...shining light on the media, one review at a time
When Christian films are made, they generally seem to fall into one of two categories. They are often filled with good content and moral values, but the impact of the message is diminished through weak production values. Other attempts, some mustered recently, result in films that are more polished—with professional actors, compelling stories, and well-written scripts—but end up glossing over the Christian truths the movies were supposed to communicate.
Joni, the film that tells the true story of well-known evangelical author and speaker Joni Eareckson Tada, is a rare, welcome exception to the rule. Uncensored by Hollywood’s view of Christianity, this account of a young woman’s struggle with life, tragedy, and faith is here dramatized through powerful acting performances and strong direction—giving this film a potency that few Christian films equal.
The summer after graduating from high school is supposed to be special—even exceptional. For seventeen-year-old Joni, the summer following her graduation was just that, but in a way she and her family never would have expected or desired. This film wastes no time in gripping its audience, as it opens with the shocking event that changes Joni’s life forever.
Swimming with her sister, Kathy, and friends on a hot summer day, Joni dives into the water and disappears. Prompted by a bug-bite to talk to Joni, Kathy realizes that her sister doesn’t respond, and she swims to find Joni face down in the water, unable to move. After Joni is pulled from the water and her family goes through an emotional wait at the ER, they are told the news—Joni has broken her neck.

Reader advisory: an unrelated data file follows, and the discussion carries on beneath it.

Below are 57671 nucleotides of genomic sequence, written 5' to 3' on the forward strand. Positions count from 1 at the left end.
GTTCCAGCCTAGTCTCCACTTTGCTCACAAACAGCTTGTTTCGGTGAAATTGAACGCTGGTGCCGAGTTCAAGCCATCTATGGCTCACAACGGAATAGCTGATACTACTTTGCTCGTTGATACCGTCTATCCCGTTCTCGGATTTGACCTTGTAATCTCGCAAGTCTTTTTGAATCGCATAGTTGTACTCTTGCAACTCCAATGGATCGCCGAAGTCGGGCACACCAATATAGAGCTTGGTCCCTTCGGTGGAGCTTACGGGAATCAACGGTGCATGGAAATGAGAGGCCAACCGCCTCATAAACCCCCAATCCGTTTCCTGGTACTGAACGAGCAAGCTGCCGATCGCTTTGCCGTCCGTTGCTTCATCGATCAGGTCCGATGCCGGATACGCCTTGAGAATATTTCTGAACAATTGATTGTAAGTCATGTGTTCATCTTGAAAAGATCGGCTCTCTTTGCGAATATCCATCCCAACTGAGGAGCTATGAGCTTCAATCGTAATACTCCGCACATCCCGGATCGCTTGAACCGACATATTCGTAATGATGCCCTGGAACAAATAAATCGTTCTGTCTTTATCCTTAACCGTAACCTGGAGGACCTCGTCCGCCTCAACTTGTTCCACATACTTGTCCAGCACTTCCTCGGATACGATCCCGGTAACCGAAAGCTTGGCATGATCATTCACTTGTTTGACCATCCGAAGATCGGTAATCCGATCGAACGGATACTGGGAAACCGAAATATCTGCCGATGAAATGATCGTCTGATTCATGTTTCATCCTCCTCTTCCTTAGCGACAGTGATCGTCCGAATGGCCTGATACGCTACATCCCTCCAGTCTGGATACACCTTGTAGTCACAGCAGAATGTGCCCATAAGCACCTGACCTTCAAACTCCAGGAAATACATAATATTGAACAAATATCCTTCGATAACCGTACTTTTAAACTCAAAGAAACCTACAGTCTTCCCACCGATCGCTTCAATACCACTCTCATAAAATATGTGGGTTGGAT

The Eareckson family is grateful for Joni’s miraculous survival of such an injury, but they soon realize that they face a long journey of trials ahead: their beloved daughter and sister is paralyzed from the shoulders down. Initially, Joni and her family hope that this paralysis is only temporary. But as her condition continues without change, a devastating fear grows. What if her paralysis is permanent?
The terror of facing life as a quadriplegic sends Joni spiraling through all the stages of grief—including denial, anger, self-hatred—and lands her in a deep depression. The filmmakers let us witness every moment of this experience with a portrayal that is never clinical or naive, as they don’t shy away from showing the harsh reality of Joni’s emotional and spiritual battle to make sense of her circumstances. In moments that make the film too heavy for youngsters, but add to the power of the story for older viewers, we hear Joni cry out to God, we see her lash out in anger, weep helpless tears, and even plead for assisted suicide. And if Joni’s paralysis wasn’t enough to deal with on its own, she also undergoes the breakup of more than one romantic relationship because of it.
Yet as Joni rails against God, rejecting Him and those around her in the backlash of her pain, the evidence of God at work in Joni’s life becomes all the more apparent. Could there be a reason for something so awful happening to a “good” person? And could that reason ever be enough to make Joni’s suffering meaningful? These are questions that Joni must face with each new day in her journey that is never easy, but reveals with disarming beauty the redemptive power of God’s love.